Doctors Warn That Hiking is Contagious

A path going through a forest.

Doctors are increasingly writing new prescriptions for an old remedy: time in nature. As part of the burgeoning Park Rx movement, health care providers throughout the country are encouraging patients to use parks to reap the benefits of nature’s healing properties.

U.S. Surgeon General Vivek H. Murthy, National Park Service Director Jonathan B. Jarvis, health care providers, and hundreds of people recently celebrated the first National Park Rx Day by participating in outdoor activities.

“Nature is good for us – it is a great antidote to a variety of ailments, including obesity, heart disease, and depression,” said Jarvis at a National Park Rx Day event in Seattle. “A growing number of public health officials now prescribe time in parks for the overall well-being of their patients. In fact, it is becoming a standard medical practice to tell patients to take a hike.”

Nature-based applications to prevent and treat ailments are growing in popularity. In Washington, D.C., health care providers connect green space and park data to an electronic medical record to refer patients to parks for improved physical and mental fitness. In Miami-Dade County, Fla., children receive prescriptions to exercise in parks. And, in Marin City, Calif., the community’s new Park Rx program encourages residents to discover and use national park trails to stay active.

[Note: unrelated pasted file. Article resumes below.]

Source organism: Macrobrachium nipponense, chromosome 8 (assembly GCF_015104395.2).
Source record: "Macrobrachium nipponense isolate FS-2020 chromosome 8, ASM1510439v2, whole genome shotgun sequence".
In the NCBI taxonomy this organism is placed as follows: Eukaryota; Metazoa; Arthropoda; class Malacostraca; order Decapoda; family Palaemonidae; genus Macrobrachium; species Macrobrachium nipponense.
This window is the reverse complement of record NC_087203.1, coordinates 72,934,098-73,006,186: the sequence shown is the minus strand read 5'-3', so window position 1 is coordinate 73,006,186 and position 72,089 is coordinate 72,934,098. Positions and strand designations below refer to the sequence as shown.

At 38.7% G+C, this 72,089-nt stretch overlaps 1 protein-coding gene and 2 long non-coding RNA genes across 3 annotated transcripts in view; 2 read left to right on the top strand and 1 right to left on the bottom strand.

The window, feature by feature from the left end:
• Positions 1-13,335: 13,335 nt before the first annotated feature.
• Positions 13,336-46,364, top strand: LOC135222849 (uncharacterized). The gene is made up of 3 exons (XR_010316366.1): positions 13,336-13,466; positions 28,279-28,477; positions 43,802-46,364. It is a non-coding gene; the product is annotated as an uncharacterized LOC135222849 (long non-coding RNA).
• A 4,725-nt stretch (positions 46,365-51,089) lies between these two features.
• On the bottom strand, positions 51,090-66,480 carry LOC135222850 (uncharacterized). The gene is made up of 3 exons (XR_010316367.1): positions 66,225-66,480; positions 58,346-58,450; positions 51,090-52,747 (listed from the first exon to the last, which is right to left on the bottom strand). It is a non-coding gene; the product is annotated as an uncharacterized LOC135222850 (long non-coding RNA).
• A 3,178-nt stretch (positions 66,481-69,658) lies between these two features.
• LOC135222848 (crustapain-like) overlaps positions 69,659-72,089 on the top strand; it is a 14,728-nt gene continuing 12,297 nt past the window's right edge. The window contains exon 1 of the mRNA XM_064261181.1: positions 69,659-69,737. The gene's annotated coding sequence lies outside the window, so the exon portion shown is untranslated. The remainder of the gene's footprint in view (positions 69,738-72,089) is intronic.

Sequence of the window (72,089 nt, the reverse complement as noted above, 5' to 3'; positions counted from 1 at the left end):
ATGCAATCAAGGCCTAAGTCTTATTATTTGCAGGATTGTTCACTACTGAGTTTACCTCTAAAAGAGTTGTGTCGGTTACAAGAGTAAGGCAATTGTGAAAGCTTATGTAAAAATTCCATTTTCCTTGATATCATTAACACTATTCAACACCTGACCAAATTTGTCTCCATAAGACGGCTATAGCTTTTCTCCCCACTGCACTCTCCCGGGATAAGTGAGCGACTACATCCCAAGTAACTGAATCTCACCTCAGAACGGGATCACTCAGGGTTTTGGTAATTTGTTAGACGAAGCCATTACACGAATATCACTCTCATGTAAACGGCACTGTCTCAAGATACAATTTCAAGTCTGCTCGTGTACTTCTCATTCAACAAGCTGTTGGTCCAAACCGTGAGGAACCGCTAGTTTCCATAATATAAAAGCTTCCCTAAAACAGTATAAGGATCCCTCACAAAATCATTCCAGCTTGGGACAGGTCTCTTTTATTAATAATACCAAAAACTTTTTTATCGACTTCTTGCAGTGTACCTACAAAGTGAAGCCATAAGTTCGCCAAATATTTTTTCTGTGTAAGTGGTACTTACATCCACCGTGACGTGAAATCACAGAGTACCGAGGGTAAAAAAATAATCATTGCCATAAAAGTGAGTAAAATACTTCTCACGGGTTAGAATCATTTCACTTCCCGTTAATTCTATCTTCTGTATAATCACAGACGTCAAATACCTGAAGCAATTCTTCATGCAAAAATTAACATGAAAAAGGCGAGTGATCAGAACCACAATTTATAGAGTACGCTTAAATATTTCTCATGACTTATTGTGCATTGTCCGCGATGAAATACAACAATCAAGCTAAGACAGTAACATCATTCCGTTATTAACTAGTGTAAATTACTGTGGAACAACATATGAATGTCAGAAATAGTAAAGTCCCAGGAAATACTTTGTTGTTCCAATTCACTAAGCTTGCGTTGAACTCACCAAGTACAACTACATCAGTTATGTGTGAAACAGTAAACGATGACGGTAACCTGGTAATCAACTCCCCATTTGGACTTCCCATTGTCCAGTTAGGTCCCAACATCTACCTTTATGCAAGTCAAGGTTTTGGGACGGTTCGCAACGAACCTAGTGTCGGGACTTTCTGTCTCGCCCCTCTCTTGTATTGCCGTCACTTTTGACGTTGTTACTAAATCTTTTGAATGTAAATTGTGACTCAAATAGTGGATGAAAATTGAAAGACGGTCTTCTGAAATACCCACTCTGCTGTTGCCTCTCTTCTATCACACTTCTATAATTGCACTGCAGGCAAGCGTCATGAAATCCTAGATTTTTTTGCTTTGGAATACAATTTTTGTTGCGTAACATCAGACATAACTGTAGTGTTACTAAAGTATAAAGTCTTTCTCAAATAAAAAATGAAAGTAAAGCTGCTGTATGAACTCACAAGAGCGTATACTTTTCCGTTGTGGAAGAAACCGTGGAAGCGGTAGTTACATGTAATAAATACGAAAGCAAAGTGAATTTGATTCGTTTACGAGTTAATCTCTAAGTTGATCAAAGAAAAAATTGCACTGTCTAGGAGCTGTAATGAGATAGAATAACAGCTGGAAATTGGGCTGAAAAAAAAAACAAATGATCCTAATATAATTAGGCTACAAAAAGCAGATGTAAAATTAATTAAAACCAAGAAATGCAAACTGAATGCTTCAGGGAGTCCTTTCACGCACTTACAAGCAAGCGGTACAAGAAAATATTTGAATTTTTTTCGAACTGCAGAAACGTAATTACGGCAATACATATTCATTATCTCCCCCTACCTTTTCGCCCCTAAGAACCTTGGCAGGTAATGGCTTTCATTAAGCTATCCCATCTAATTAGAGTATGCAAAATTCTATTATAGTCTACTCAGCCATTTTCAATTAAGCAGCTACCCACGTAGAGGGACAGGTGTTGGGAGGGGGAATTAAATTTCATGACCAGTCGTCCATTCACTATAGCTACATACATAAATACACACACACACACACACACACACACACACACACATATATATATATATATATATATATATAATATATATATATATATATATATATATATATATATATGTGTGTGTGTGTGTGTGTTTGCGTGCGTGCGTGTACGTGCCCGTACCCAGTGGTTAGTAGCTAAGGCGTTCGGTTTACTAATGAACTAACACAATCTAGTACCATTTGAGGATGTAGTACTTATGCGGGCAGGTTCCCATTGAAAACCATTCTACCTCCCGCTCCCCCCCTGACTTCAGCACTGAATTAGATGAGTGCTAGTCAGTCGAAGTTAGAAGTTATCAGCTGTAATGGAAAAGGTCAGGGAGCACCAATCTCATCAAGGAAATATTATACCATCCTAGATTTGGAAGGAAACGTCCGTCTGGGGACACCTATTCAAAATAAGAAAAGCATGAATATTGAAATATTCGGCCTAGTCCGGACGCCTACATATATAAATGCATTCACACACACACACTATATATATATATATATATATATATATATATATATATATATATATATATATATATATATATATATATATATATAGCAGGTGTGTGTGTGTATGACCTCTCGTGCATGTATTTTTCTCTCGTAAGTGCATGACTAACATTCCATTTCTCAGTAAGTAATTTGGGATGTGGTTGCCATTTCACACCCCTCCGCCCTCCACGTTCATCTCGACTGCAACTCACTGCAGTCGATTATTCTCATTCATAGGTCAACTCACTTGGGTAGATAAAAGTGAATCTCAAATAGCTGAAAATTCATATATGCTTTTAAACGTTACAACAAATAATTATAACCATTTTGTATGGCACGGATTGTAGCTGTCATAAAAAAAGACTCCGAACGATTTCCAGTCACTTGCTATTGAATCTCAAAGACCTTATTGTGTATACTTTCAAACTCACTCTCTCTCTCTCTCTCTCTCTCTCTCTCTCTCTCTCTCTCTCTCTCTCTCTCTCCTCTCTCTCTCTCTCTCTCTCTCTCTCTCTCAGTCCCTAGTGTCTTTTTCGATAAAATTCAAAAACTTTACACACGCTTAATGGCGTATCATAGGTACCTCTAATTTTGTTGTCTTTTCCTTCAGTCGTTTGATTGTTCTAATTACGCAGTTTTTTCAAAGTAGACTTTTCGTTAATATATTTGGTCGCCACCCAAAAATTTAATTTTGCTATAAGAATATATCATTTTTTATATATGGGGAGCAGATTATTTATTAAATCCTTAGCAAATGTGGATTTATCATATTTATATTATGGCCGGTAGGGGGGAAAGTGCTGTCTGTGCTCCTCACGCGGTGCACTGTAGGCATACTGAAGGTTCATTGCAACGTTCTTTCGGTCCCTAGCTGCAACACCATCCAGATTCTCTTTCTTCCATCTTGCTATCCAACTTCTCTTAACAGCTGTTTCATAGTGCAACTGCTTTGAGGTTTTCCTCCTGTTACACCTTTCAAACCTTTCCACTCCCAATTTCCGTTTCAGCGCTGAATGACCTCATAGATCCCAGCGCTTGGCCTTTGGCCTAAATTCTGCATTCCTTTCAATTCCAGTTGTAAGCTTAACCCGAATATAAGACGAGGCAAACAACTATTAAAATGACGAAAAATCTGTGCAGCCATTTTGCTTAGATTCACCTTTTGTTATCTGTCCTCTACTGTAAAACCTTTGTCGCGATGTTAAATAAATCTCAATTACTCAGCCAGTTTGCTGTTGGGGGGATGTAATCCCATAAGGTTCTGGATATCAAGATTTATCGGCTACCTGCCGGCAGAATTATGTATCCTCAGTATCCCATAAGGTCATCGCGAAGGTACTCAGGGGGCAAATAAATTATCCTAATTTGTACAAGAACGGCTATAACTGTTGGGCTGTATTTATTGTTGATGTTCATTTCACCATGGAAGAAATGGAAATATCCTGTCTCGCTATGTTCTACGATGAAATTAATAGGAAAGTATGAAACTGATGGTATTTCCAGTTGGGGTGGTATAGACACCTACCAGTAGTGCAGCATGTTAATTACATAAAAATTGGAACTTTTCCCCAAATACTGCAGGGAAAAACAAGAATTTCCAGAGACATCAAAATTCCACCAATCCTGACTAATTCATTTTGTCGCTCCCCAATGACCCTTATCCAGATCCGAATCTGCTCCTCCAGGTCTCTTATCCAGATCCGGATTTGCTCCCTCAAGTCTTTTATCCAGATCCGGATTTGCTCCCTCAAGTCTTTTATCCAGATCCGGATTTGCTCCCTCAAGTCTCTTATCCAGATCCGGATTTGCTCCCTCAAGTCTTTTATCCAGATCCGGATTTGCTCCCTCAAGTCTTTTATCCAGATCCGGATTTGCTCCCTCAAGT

During National Park Week Park Rx Day events were held at 40 sites across the country and included guided walks, educational talks, yoga, wildlife tours, bike rides, and free public health screenings. Dozens of partners participated, including Kaiser Permanente, Blue Cross Blue Shield of NC, Unity Health Care Inc., D.C. American Academy of Pediatrics, NatureBridge, Institute at Golden Gate, American Hiking Society, American Heart Association, American Cancer Society, U. S. Forest Service, California State Parks, YMCA, and Latino Outdoors. U.S. Surgeon General Murthy attended a Park Rx Day event in Rock Creek Park, a national park in Washington, D.C., to encourage visits to parks as part of his larger Step it Up!  Campaign to promote walkable communities.

“We know that an average of 22 minutes a day of physical activity – such as brisk walking in a national park – can significantly reduce the risk of heart disease and diabetes,” said Murthy. “The key is to get started because even a small first effort can make a big difference in improving the personal health of an individual and the public health of the nation.”

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